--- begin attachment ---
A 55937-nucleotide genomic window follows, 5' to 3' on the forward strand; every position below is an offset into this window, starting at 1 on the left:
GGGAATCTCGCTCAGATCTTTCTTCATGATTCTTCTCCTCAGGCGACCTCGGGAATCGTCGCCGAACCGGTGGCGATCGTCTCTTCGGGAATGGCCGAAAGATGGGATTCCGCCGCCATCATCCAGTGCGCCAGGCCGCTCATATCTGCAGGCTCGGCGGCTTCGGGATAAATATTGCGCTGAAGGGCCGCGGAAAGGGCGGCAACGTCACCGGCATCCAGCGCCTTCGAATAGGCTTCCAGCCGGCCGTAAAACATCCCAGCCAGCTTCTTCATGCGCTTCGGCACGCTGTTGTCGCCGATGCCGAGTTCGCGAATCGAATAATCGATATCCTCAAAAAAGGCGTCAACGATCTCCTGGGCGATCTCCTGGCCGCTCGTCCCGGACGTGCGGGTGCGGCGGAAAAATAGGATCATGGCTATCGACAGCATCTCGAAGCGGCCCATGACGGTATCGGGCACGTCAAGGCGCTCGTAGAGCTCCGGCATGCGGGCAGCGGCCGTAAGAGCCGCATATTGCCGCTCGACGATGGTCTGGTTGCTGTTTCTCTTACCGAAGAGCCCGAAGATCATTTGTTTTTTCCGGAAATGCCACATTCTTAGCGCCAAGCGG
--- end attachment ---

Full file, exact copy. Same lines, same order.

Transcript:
A 55937-nucleotide genomic window follows, 5' to 3' on the forward strand; every position below is an offset into this window, starting at 1 on the left:
GGGAATCTCGCTCAGATCTTTCTTCATGATTCTTCTCCTCAGGCGACCTCGGGAATCGTCGCCGAACCGGTGGCGATCGTCTCTTCGGGAATGGCCGAAAGATGGGATTCCGCCGCCATCATCCAGTGCGCCAGGCCGCTCATATCTGCAGGCTCGGCGGCTTCGGGATAAATATTGCGCTGAAGGGCCGCGGAAAGGGCGGCAACGTCACCGGCATCCAGCGCCTTCGAATAGGCTTCCAGCCGGCCGTAAAACATCCCAGCCAGCTTCTTCATGCGCTTCGGCACGCTGTTGTCGCCGATGCCGAGTTCGCGAATCGAATAATCGATATCCTCAAAAAAGGCGTCAACGATCTCCTGGGCGATCTCCTGGCCGCTCGTCCCGGACGTGCGGGTGCGGCGGAAAAATAGGATCATGGCTATCGACAGCATCTCGAAGCGGCCCATGACGGTATCGGGCACGTCAAGGCGCTCGTAGAGCTCCGGCATGCGGGCAGCGGCCGTAAGAGCCGCATATTGCCGCTCGACGATGGTCTGGTTGCTGTTTCTCTTACCGAAGAGCCCGAAGATCATTTGTTTTTTCCGGAAATGCCACATTCTTAGCGCCAAGCGG